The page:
"We have been assured by the Majority Leader that we will get a separate vote," Glen Caplin, a spokesman for Gillibrand, told TPM. "The Senator will not go away, she will keep fighting to protect our brave men and women in uniform and to strengthen our military."
Before Thanksgiving, Gillibrand filed her Military Justice Improvement Act as a standalone bill that can bypass committee and be fast-tracked to the floor, her office said, pointing out that "don't ask, don't tell" passed the same way. Her office counts 53 senators in support of the bill.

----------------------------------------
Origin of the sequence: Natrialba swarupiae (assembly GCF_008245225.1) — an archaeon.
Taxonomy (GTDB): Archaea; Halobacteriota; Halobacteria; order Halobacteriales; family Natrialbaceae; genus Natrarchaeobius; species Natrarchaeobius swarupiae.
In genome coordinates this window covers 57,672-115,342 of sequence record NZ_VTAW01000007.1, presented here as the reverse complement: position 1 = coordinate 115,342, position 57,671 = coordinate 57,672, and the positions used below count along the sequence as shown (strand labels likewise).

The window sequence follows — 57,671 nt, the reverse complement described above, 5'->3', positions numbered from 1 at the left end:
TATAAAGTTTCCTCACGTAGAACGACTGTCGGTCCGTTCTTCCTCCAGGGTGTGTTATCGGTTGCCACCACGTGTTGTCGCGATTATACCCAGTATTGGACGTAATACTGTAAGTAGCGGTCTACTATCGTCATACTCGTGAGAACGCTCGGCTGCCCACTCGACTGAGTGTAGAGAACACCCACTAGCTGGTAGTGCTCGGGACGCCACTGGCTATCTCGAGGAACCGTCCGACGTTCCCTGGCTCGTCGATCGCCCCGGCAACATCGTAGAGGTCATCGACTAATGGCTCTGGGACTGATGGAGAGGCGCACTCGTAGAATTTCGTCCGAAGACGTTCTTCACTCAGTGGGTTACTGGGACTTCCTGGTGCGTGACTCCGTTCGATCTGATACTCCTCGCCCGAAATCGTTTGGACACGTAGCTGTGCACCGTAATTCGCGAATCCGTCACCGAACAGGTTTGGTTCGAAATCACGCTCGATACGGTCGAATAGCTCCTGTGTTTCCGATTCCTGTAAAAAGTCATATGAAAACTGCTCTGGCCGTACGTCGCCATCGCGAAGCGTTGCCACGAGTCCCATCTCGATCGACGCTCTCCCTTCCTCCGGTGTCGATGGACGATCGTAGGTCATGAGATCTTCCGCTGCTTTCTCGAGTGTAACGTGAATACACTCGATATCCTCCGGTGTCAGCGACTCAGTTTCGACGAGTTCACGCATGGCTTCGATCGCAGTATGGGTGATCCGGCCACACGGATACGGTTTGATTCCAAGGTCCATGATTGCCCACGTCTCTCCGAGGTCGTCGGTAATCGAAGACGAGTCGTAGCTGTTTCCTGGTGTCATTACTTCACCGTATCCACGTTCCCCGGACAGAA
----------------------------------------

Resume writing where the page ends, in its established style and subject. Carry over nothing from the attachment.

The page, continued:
Even if the legislation passes the Senate, it would be a heavy lift in the House, especially without a vehicle like the NDAA to attach it to.
Citing the military's notoriously poor record when it comes to cracking down on rape, Gillibrand's bill would set up an independent prosecutor's office to deal with sexual assault and other crimes that aren't unique to the military.